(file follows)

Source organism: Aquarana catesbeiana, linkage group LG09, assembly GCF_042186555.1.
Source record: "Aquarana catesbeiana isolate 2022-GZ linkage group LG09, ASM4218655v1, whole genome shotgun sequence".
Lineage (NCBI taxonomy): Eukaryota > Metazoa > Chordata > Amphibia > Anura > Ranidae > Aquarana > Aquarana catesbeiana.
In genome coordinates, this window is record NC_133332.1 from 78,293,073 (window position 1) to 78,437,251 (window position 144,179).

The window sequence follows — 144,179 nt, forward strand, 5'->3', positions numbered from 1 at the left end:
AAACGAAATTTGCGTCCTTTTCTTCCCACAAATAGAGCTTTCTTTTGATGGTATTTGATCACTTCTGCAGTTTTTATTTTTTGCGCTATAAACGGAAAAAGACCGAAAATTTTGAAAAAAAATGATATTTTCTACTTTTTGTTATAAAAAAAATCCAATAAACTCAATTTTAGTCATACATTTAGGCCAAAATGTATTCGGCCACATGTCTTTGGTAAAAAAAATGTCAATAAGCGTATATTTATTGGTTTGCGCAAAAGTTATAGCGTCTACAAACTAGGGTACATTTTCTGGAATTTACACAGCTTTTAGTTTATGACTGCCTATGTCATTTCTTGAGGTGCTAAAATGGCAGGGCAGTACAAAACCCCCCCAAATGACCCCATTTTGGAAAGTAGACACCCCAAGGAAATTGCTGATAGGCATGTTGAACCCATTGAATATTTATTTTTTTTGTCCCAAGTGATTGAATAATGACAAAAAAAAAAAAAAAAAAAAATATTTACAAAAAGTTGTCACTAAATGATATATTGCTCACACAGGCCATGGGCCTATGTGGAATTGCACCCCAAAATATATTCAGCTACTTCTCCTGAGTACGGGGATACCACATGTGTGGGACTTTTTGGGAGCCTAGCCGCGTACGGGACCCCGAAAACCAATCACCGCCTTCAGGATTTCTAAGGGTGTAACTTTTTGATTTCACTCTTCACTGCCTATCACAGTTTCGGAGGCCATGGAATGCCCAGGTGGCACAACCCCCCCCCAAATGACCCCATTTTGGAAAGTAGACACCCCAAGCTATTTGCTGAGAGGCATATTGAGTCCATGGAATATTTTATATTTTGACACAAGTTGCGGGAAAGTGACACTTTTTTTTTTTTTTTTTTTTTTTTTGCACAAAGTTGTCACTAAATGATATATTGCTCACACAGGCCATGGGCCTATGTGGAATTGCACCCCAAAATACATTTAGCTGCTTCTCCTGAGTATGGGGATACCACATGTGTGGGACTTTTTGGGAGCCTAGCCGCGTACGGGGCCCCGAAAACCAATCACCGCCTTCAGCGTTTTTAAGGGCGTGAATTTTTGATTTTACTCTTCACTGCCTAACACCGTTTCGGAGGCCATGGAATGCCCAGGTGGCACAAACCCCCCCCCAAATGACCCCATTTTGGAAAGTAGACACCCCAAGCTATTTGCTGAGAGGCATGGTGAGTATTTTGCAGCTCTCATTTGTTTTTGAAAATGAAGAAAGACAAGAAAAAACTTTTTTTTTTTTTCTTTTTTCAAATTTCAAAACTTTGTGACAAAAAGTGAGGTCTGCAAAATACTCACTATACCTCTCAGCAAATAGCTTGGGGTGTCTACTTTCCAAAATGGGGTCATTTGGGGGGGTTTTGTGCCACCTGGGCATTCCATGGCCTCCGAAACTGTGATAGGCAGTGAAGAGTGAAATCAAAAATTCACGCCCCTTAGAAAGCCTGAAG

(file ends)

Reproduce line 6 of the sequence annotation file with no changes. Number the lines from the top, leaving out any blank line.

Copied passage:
AAACGAAATTTGCGTCCTTTTCTTCCCACAAATAGAGCTTTCTTTTGATGGTATTTGATCACTTCTGCAGTTTTTATTTTTTGCGCTATAAACGGAAAAAGACCGAAAATTTTGAAAAAAAATGATATTTTCTACTTTTTGTTATAAAAAAAATCCAATAAACTCAATTTTAGTCATACATTTAGGCCAAAATGTATTCGGCCACATGTCTTTGGTAAAAAAAATGTCAATAAGCGTATATTTATTGGTTTGCGCAAAAGTTATAGCGTCTACAAACTAGGGTACATTTTCTGGAATTTACACAGCTTTTAGTTTATGACTGCCTATGTCATTTCTTGAGGTGCTAAAATGGCAGGGCAGTACAAAACCCCCCCAAATGACCCCATTTTGGAAAGTAGACACCCCAAGGAAATTGCTGATAGGCATGTTGAACCCATTGAATATTTATTTTTTTTGTCCCAAGTGATTGAATAATGACAAAAAAAAAAAAAAAAAAAAATATTTACAAAAAGTTGTCACTAAATGATATATTGCTCACACAGGCCATGGGCCTATGTGGAATTGCACCCCAAAATATATTCAGCTACTTCTCCTGAGTACGGGGATACCACATGTGTGGGACTTTTTGGGAGCCTAGCCGCGTACGGGACCCCGAAAACCAATCACCGCCTTCAGGATTTCTAAGGGTGTAACTTTTTGATTTCACTCTTCACTGCCTATCACAGTTTCGGAGGCCATGGAATGCCCAGGTGGCACAACCCCCCCCCAAATGACCCCATTTTGGAAAGTAGACACCCCAAGCTATTTGCTGAGAGGCATATTGAGTCCATGGAATATTTTATATTTTGACACAAGTTGCGGGAAAGTGACACTTTTTTTTTTTTTTTTTTTTTTTTTGCACAAAGTTGTCACTAAATGATATATTGCTCACACAGGCCATGGGCCTATGTGGAATTGCACCCCAAAATACATTTAGCTGCTTCTCCTGAGTATGGGGATACCACATGTGTGGGACTTTTTGGGAGCCTAGCCGCGTACGGGGCCCCGAAAACCAATCACCGCCTTCAGCGTTTTTAAGGGCGTGAATTTTTGATTTTACTCTTCACTGCCTAACACCGTTTCGGAGGCCATGGAATGCCCAGGTGGCACAAACCCCCCCCCAAATGACCCCATTTTGGAAAGTAGACACCCCAAGCTATTTGCTGAGAGGCATGGTGAGTATTTTGCAGCTCTCATTTGTTTTTGAAAATGAAGAAAGACAAGAAAAAACTTTTTTTTTTTTTCTTTTTTCAAATTTCAAAACTTTGTGACAAAAAGTGAGGTCTGCAAAATACTCACTATACCTCTCAGCAAATAGCTTGGGGTGTCTACTTTCCAAAATGGGGTCATTTGGGGGGGTTTTGTGCCACCTGGGCATTCCATGGCCTCCGAAACTGTGATAGGCAGTGAAGAGTGAAATCAAAAATTCACGCCCCTTAGAAAGCCTGAAG